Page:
Late Friday, Jet Linx Aviation sent an email advising prospects it was temporarily suspending sales of new jet cards. The move was effective immediately.
It comes the day after Sentient Jet joined NetJets and its aircraft management arm EJM in halting jet card sales.
In the email, provided to Private Jet Card Comparisons, a sales director wrote, “To proactively manage the unprecedented flight activity the industry is forecasting for this holiday season due to the COVID-19 pandemic, Jet Linx is temporarily suspending the sales of new Jet Cards, effective October 1, 2021.”
It continued, “This pause in sales will ensure we are able to better serve our current jet card members during our Peak Travel Days.”
Over the summer Jet, Linx, like others, hiked rates and increased daily minimums. It also expanded the window on peak days it can accelerate or delay departures. It upped the window from the previous industry standard three hours to six hours in either direction.
However, it hadn’t changed its non-peak call-out, which varies between 24 and 72 hours, based on program type.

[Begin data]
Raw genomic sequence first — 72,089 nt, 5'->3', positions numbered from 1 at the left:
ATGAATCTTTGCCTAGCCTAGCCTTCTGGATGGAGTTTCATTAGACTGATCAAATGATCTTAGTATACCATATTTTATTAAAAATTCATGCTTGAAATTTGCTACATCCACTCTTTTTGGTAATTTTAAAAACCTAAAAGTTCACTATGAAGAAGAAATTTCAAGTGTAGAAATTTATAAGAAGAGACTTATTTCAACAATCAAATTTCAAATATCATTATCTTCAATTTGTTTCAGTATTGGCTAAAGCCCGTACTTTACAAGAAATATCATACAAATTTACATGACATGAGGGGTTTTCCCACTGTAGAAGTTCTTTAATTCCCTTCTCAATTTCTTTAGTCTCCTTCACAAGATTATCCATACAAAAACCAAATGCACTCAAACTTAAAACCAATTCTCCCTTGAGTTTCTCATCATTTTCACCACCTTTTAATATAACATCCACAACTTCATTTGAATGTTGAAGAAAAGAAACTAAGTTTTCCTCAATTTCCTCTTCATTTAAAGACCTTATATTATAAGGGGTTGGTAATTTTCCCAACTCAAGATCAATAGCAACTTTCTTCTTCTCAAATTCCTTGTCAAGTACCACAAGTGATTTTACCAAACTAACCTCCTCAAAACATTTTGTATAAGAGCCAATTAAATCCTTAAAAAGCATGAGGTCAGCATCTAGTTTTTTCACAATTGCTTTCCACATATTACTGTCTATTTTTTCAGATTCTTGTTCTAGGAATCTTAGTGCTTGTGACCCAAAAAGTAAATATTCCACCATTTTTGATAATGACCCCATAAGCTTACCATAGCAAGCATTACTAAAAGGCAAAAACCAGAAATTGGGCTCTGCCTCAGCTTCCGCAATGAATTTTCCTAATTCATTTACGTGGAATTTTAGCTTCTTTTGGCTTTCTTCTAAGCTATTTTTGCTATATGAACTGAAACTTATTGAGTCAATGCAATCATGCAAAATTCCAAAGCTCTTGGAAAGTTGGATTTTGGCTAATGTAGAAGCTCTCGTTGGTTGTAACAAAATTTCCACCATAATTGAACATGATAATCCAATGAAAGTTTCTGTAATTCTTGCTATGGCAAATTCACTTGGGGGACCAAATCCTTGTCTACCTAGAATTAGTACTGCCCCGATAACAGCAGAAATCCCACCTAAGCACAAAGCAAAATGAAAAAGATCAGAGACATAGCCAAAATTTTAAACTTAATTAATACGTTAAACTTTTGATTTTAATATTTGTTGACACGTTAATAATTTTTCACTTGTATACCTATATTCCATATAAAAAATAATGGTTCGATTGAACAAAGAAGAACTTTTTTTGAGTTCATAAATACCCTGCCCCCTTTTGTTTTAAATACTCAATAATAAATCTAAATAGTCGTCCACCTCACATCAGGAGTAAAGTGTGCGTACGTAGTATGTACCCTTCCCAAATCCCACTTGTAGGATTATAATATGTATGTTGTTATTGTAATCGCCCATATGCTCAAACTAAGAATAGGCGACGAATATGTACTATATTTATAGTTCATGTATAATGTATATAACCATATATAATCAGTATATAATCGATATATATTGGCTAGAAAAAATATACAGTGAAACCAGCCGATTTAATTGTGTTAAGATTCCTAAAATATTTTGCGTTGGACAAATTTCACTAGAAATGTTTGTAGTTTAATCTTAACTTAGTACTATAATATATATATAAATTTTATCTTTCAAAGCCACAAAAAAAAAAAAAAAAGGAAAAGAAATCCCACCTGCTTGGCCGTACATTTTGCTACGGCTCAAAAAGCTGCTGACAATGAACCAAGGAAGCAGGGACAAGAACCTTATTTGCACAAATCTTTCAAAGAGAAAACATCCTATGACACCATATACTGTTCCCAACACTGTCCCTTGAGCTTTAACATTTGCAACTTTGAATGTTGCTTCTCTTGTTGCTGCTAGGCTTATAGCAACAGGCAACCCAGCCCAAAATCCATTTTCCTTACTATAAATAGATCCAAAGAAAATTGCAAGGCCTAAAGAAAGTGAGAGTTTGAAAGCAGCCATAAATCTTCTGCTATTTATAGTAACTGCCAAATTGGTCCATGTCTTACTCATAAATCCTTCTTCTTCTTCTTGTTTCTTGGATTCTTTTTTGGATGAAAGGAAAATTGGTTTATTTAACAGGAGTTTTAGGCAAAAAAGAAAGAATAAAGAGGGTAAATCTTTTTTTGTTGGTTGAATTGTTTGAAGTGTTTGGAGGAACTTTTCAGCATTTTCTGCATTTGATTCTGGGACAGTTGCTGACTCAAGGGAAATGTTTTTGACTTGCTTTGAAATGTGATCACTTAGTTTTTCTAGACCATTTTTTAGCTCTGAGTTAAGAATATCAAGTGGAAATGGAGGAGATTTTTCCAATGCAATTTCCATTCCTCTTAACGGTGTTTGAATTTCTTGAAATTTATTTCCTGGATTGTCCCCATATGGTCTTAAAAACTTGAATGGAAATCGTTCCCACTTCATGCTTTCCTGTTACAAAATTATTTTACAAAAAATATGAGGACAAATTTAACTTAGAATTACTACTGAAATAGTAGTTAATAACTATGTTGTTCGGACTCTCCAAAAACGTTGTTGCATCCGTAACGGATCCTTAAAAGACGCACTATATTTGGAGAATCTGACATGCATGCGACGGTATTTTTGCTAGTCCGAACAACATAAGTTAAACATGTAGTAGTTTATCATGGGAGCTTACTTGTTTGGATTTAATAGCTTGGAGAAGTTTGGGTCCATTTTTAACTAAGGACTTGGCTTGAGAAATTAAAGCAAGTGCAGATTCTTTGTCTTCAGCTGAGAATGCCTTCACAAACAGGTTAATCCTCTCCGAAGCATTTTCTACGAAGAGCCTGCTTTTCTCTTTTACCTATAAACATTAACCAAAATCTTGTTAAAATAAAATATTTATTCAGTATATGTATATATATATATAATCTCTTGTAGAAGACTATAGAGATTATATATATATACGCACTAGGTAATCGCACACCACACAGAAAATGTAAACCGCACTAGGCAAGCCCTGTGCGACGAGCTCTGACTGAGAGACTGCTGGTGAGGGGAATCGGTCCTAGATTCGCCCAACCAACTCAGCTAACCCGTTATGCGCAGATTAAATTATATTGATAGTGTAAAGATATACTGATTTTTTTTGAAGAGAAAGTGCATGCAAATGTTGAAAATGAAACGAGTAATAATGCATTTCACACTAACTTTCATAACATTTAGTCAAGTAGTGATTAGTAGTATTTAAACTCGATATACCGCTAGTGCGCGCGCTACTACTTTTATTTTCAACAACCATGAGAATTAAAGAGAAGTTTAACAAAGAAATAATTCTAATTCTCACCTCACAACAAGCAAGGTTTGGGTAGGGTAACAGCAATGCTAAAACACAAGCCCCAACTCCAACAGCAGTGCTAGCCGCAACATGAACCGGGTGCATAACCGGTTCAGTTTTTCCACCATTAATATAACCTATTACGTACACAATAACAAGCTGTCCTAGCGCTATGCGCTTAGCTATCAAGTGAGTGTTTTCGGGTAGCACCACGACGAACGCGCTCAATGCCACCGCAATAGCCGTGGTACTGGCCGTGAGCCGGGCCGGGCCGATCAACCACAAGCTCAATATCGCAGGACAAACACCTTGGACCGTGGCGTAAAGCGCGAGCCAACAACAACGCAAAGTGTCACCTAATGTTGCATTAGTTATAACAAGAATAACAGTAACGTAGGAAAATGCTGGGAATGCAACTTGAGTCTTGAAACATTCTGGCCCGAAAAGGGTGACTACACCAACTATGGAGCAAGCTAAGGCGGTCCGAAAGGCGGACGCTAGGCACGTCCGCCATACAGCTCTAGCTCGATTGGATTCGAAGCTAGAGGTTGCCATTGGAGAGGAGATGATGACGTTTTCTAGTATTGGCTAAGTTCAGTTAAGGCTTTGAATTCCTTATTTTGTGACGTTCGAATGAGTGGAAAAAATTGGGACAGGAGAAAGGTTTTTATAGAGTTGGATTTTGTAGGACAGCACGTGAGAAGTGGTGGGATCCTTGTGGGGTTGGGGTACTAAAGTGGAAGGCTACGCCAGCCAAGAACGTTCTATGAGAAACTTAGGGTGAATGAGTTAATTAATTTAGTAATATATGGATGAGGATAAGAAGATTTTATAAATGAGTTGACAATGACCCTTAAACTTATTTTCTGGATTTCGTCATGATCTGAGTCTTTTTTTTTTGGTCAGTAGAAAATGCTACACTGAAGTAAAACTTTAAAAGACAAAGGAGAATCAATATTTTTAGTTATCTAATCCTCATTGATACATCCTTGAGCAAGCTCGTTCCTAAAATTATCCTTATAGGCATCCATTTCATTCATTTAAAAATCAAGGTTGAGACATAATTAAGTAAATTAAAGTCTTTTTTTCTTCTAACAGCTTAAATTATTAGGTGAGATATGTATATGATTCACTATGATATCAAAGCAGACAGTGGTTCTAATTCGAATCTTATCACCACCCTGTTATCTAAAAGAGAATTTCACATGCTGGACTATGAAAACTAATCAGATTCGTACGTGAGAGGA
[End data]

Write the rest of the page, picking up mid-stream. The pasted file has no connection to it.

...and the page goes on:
Jet Linx, the sixth-largest operator in the U.S., based on combined fractional and charter hours, noted it is “actively adding more aircraft, further optimizing our national fleet, and subcontracting safety-audited and approved operators to back-up our fleet.”
Sales reps for the company have been telling prospects it is close to acquiring at least one new operator.
Over the past several years Omaha-based Jet Linx has been expanding its base locations. It opened Teterboro and Minneapolis acquiring management and charter books from other business aviation companies.
It is due to open its first base in Florida, at Miami’s Opa Locka Executive Airport, later this month. That will give it a presence in 14 of the 25 busiest private jet airports in the country.
Earlier this year it launched a joint ownership program as a way to expand its fleet.
Record demand combined with supply chain and labor shortages has caused challenges for operators and brokers in recent months.
Jets.com, a midsized broker also stopped card sales, however, last week it relaunched its program.
There are over 50 providers still selling card programs. It’s those selling cards with fixed or capped rates and guaranteed availability that are under the most pressure.
As charter prices have been spiking, more on-demand charter flyers have been eschewing dynamic pricing to lock in fixed rates, which are often guaranteed for up to 12 months. Of course, the companies selling fixed-rate cards with guaranteed access then have to fulfill those flight requests at the specified price when customers call.
Officials at Jet Linx were not available for comment at the time of publication.